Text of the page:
Saturday, March 2, 2024
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Clash of Civilizations

Biju Lekshmanan and Dileep P Chandran, SGTDS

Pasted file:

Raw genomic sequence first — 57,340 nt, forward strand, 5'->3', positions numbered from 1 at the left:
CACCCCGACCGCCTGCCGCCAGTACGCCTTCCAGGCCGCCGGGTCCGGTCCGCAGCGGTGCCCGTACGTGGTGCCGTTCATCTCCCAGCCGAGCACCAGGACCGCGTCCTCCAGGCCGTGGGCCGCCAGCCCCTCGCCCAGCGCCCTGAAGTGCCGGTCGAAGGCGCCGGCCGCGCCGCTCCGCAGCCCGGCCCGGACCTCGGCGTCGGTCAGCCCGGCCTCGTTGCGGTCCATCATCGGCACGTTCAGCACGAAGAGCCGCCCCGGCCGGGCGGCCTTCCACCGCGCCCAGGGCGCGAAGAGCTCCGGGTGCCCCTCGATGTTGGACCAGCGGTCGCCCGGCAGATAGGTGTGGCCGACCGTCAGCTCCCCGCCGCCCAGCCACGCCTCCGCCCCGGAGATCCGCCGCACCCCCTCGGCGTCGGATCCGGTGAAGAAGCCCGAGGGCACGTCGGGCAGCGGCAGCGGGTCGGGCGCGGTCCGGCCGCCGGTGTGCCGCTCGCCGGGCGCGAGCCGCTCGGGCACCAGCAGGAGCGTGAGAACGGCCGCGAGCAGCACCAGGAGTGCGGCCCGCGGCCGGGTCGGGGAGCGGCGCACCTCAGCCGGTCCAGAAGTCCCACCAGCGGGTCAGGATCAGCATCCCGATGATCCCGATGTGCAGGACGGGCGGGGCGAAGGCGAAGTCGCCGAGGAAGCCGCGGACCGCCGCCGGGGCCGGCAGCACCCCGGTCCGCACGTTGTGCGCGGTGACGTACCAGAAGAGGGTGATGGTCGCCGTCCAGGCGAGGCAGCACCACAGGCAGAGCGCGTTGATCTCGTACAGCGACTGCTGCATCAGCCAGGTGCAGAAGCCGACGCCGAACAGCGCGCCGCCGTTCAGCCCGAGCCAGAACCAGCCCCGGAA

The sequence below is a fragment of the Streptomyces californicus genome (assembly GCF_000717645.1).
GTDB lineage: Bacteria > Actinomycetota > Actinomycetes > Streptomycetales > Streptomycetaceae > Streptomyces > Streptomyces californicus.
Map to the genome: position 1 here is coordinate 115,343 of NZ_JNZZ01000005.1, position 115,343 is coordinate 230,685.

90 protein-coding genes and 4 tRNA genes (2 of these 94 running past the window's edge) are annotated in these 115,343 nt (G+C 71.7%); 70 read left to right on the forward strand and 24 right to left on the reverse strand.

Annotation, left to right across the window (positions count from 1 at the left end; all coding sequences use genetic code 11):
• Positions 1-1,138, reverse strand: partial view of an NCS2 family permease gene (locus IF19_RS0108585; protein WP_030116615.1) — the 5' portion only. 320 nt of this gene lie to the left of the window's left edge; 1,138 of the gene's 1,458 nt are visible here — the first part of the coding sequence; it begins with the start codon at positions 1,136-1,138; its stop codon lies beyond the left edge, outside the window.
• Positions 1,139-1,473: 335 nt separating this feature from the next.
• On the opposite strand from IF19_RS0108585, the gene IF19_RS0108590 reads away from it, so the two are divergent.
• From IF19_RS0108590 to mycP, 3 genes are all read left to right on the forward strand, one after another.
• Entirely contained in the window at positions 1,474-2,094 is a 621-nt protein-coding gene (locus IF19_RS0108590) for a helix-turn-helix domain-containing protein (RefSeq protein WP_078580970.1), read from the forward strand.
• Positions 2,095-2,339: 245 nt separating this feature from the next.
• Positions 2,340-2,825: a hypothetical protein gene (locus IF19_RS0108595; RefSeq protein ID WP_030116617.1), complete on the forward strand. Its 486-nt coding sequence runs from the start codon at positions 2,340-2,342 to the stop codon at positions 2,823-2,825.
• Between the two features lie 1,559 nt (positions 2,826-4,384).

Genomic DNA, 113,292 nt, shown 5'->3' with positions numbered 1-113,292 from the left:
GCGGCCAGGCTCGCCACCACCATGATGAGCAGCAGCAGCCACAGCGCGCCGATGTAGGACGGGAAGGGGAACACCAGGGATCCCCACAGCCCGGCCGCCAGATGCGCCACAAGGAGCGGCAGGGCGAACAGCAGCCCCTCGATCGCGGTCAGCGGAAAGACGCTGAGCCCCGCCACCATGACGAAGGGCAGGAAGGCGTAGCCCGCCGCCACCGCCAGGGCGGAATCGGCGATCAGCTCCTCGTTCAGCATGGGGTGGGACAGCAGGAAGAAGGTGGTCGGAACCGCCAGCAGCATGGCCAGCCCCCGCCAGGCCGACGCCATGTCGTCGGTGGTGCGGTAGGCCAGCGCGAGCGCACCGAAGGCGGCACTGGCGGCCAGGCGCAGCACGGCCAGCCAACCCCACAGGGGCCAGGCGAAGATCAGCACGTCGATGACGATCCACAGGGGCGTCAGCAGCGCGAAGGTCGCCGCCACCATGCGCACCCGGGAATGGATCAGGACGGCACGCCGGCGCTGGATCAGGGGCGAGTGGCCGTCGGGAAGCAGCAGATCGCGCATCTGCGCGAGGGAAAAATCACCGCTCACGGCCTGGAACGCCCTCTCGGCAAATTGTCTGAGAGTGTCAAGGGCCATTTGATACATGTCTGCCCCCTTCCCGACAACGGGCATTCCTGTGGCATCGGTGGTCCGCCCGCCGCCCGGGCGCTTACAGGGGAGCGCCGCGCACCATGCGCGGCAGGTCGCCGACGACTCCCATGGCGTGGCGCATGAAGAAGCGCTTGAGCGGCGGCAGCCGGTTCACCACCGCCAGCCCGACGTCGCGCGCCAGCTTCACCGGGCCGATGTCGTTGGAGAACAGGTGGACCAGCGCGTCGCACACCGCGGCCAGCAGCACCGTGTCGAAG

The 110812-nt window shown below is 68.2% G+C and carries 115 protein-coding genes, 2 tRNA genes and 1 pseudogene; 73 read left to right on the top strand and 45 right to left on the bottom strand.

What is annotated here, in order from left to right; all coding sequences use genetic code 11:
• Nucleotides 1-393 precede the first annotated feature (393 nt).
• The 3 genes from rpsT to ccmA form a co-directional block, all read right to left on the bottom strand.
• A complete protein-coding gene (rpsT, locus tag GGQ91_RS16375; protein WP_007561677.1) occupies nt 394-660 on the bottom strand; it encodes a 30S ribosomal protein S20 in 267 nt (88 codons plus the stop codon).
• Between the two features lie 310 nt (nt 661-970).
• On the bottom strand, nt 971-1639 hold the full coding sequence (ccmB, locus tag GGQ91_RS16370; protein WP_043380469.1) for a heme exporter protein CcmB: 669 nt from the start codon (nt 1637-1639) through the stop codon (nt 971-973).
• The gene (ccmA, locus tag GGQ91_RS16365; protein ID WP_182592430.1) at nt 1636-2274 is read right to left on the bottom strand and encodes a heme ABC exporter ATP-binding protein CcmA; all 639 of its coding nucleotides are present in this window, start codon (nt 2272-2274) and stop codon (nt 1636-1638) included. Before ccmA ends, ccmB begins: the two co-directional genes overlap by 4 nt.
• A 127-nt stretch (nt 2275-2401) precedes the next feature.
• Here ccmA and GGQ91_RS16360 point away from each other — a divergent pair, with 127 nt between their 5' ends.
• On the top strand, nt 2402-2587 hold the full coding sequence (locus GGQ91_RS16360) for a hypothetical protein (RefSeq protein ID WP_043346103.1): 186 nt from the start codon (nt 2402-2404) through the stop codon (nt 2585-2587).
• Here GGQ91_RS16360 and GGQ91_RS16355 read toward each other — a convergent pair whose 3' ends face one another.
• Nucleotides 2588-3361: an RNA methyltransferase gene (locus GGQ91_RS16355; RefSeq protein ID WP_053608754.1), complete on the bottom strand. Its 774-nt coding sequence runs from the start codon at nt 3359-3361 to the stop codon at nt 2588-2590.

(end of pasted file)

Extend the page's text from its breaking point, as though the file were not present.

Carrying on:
Abstract: The primary object of this piece of work is to critically analyze Huntington’s thesis of ‘Clash of Civilization’ in post­ colonial context. It also looks into various responses to Huntington’s thesis. It also tries to put forward some Indian responses to the thesis of ‘C lash of Civilization’. Problem with some of the existing responses to Huntington’s ‘Clash of Civilization’ is that they fall in the Huntingtonian trap. Most of the criticisms were merely highlighting exceptionalism and anomalies in the thesis. They failed to argue that it was Huntington who generalized or universalized the exceptions in the history. Some responses were trying to respond using the same hate language of Huntington. Johan Eriksson (2013) in his article The Clash of Civilizations and its Unexpected Liberalism argued that liberals used the Clash of Civilization thesis in an unexpected way using the language of ‘war on terror.’ Takoshi Inguchi (2013) in the article titled The Clash of Civilizations Faces Evidence Based Perusal questioned the basic assumptions of Huntington’s thesis such as monolithic identity of Islam and coalition against West. Author also found weakness of thesis such as underestimation of deepening permeation of globalization. Anahit Parzyan (2016) rightly argued in his article titled, Clash of Civilizations or Clash of Interests? that clash may occur not because of differences in civilizations, but because of difference in national interests. All critics failed to make clear why Huntington’s thesis was widely received, despite the fact that the thesis was severely criticized. Deepashikha Shahi (2017) in her book, Understanding post — 9/11 Afghanistan: A Critical Insight into Huntington’s Civilizational Approach claimed that the thesis of Clash of Civilization was successful in making a new sense of identity and false civilizational consciousness, and hence it was widely received. Andrew Linklater (2013) in his article Civilization and International Society called Huntington’s classification of civilizations as absurd. Though existing literatures countered the civilizational paradigm of Huntington, some fell into the same trap and failed to question the basic assumptions of the thesis which were ahistorical and abstract.

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